black "Other" - an irony that could be explored in the film in
particular, perhaps, but remained either absent or ineffectively
conveyed in the other stage production I mentioned two paragraphs above.

So if I like the sound of the Zadek version,  I guess I'm saying that I
think  white actors can play the role, though how they choose to play it
remains problematic. Yes, to act is to take on another identity (though
to what extent this is a modern understanding of acting is another very
large can of worms), but there are difficulties involved in
impersonating another ethnic identity, as I think Olivier's performance
shows - and it is made doubly difficult when the task in hand involves a
seventeenth-century notion of what that identity entails/-ed.

[2]-------------------------------------------------------------
From:           Laura Fargas <
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Date:           Wednesday, 11 Mar 1998 12:48:52 -0500 (EST)
Subject: 9.0210  Re: Casting
Comment:        Re: SHK 9.0210  Re: Casting

Steve Simkin asked for views by non-WEMs on whether Olivier could play
Othello.

As a Hispanic (Chicana) and part Native American female who majored in
classical Greek at Berkeley, and then went to an Ivy law school and the
Iowa Writer's Workshop, my answer is --- yes, please!

No matter how unappetizing the man's personal prejudices appear to have
been, he was a great actor-and I too found myself cringing at what
struck me as racist/colonialist buzzwords in his private reflections.

More largely, the assertion that anyone should be disqualified from
playing a role by accident of birth seems like galloping piffle to me.
For example, if Othello is to be played only by naturally dark skinned
men, it might be tough to mount a production in Iceland.  Not to mention
that black actors in mostly white countries might get cranky at the
limitation on their choices, since every time a production of Othello
was mounted, they would be asked to come along.  Never mind Hamlet,
eventually even Lucentio and Bassanio would look like a wonderful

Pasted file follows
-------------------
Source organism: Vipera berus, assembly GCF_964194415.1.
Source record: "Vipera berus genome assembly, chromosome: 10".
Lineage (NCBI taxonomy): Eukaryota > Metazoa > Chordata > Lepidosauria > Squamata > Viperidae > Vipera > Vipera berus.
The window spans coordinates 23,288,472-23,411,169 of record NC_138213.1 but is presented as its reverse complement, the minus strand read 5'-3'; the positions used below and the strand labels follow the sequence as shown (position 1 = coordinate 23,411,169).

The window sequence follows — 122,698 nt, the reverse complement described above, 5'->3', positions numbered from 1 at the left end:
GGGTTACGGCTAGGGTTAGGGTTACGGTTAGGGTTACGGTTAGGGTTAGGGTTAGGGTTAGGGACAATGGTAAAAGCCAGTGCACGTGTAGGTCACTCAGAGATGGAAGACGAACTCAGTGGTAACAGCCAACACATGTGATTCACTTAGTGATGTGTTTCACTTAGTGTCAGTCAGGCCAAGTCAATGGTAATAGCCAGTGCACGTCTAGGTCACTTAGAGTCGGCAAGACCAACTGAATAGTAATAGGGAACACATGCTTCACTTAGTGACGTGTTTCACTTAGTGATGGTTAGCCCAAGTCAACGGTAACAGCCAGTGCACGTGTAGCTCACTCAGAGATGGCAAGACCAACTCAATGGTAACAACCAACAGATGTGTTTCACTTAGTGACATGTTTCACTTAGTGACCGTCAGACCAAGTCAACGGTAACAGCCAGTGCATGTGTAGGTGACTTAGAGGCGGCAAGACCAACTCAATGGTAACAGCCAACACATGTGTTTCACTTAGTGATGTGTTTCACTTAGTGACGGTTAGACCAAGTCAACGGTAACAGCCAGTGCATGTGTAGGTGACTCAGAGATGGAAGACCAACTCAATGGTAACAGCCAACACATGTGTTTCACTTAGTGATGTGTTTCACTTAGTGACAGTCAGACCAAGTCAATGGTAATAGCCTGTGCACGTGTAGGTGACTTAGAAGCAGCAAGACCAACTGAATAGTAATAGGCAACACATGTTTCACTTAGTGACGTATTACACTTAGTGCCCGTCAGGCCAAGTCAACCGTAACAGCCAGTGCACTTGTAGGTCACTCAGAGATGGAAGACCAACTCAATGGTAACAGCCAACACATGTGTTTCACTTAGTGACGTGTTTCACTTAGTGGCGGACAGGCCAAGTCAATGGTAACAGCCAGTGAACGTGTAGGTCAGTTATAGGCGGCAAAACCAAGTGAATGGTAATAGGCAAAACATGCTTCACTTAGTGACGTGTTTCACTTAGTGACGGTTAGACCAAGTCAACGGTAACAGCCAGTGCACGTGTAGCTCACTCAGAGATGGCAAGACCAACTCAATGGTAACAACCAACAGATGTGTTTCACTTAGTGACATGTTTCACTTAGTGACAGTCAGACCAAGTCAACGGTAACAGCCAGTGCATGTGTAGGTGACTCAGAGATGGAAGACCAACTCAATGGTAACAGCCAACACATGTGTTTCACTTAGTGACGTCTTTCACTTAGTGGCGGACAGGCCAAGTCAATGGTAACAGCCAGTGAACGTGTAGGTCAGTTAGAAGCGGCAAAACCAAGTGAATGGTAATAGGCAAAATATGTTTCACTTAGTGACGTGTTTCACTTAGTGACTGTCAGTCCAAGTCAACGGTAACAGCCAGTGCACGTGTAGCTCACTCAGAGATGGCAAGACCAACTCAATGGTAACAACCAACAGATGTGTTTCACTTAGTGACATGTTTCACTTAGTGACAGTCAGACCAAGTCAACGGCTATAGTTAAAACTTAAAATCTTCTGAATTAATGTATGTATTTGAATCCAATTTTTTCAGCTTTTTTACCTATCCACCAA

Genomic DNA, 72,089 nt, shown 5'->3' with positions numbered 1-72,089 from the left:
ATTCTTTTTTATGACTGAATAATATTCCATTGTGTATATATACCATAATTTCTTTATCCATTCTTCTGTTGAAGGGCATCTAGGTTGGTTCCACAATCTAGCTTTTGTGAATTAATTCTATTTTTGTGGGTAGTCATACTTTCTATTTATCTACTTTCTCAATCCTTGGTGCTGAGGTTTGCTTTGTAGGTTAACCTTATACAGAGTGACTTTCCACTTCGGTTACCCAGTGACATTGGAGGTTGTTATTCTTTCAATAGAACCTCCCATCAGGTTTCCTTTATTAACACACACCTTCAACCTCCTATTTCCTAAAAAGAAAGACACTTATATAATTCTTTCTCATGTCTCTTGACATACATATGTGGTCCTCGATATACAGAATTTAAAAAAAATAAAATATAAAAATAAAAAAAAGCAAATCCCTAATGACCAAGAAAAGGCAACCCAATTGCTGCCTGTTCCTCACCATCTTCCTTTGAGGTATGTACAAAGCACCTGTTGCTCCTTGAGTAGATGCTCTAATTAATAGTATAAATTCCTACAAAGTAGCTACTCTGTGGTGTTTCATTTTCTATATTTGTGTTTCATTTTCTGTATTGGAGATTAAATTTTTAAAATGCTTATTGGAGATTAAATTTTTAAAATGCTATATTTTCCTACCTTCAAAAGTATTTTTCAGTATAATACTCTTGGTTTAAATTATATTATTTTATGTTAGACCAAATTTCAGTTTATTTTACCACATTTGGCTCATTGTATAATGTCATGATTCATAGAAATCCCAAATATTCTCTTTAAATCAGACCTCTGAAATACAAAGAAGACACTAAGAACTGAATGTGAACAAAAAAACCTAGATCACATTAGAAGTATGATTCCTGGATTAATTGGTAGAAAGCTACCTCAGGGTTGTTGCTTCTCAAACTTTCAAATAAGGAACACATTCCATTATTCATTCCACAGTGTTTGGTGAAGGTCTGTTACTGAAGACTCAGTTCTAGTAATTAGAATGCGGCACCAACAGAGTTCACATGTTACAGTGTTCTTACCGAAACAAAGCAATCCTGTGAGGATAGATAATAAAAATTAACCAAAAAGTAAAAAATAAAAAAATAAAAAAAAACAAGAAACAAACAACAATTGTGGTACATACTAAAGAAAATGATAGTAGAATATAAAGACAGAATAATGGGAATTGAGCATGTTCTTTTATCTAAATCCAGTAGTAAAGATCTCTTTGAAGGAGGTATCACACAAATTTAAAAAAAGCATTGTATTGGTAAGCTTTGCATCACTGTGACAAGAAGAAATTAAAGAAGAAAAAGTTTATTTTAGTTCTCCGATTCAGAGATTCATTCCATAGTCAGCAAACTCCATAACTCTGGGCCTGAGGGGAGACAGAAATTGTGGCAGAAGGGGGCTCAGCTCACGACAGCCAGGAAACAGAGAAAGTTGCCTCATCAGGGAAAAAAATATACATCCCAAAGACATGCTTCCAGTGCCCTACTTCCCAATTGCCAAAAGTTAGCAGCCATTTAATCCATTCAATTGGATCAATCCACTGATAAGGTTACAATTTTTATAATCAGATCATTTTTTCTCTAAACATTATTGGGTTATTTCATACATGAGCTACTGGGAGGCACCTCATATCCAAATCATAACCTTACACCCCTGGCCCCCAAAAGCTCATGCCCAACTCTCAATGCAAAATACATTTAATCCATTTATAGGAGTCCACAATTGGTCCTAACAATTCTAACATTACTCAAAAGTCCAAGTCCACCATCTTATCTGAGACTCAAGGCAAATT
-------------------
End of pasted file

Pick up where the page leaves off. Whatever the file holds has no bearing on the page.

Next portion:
stretch to these hapless chaps.

Even the bearded Juliet someone suggested might hold my interest-but
then, back in that fractious postmodernist thread, I already said I
cherish that theory's quality of interrogating all cows, sacred and
dairy alike.  I just saw "Tromeo and Juliet" for the first time, and
found things to enjoy and respect in it.

So that's one part-Apache classically educated postmodernist-leaning
poet, labor lawyer, and farmer's (soybeans this year) view... next?

Laura Fargas

[3]-------------------------------------------------------------
From:           David Evett <
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Date:           Wednesday, 11 Mar 1998 17:42:12 -0500
Subject: 9.0210  Re: Casting
Comment:        Re: SHK 9.0210  Re: Casting

Larry Weiss writes, "But I believe that when Shakespeare wrote "black"
he meant 'black,' or perhaps 'grey' or 'brown'; and he clearly excluded
'white.'  To argue otherwise is to deny the meaning of English and to
deprive the texts of their function as even 'blueprints.'  A blueprint
must be followed as the draftsman intended; if it isn't, the house falls
down."

I have my doubts about the validity of the simile, but on its own terms,
it does not work.  Builders-builders of houses, at least-may perfectly
well depart quite extensively from an architect's plan and still produce
a workable house-not the one that the designer envisaged, but strong and
livable.  Maybe more livable, like the house next door in that fine
Flanders and Swann song, or those places that people have in addition to
their Frank Lloyd Wright masterpiece.

Architecturally,
Dave Evett